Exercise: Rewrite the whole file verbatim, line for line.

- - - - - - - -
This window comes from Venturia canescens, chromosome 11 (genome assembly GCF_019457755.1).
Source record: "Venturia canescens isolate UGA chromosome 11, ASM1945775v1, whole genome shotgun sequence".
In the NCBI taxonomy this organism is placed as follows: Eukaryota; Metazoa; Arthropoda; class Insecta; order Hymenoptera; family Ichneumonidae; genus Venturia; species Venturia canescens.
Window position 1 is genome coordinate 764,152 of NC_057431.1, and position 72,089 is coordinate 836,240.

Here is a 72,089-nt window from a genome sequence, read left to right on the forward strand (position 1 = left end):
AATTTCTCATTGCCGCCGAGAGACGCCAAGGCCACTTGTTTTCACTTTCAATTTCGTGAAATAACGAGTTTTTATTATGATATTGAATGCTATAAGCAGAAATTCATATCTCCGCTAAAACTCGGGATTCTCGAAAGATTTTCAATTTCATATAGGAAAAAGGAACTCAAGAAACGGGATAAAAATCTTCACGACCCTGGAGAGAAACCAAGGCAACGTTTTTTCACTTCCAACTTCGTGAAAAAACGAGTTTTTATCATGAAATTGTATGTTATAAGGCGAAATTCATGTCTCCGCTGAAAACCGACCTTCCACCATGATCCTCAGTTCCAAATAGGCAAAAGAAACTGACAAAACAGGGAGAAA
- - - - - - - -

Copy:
This window comes from Venturia canescens, chromosome 11 (genome assembly GCF_019457755.1).
Source record: "Venturia canescens isolate UGA chromosome 11, ASM1945775v1, whole genome shotgun sequence".
In the NCBI taxonomy this organism is placed as follows: Eukaryota; Metazoa; Arthropoda; class Insecta; order Hymenoptera; family Ichneumonidae; genus Venturia; species Venturia canescens.
Window position 1 is genome coordinate 764,152 of NC_057431.1, and position 72,089 is coordinate 836,240.

Here is a 72,089-nt window from a genome sequence, read left to right on the forward strand (position 1 = left end):
AATTTCTCATTGCCGCCGAGAGACGCCAAGGCCACTTGTTTTCACTTTCAATTTCGTGAAATAACGAGTTTTTATTATGATATTGAATGCTATAAGCAGAAATTCATATCTCCGCTAAAACTCGGGATTCTCGAAAGATTTTCAATTTCATATAGGAAAAAGGAACTCAAGAAACGGGATAAAAATCTTCACGACCCTGGAGAGAAACCAAGGCAACGTTTTTTCACTTCCAACTTCGTGAAAAAACGAGTTTTTATCATGAAATTGTATGTTATAAGGCGAAATTCATGTCTCCGCTGAAAACCGACCTTCCACCATGATCCTCAGTTCCAAATAGGCAAAAGAAACTGACAAAACAGGGAGAAA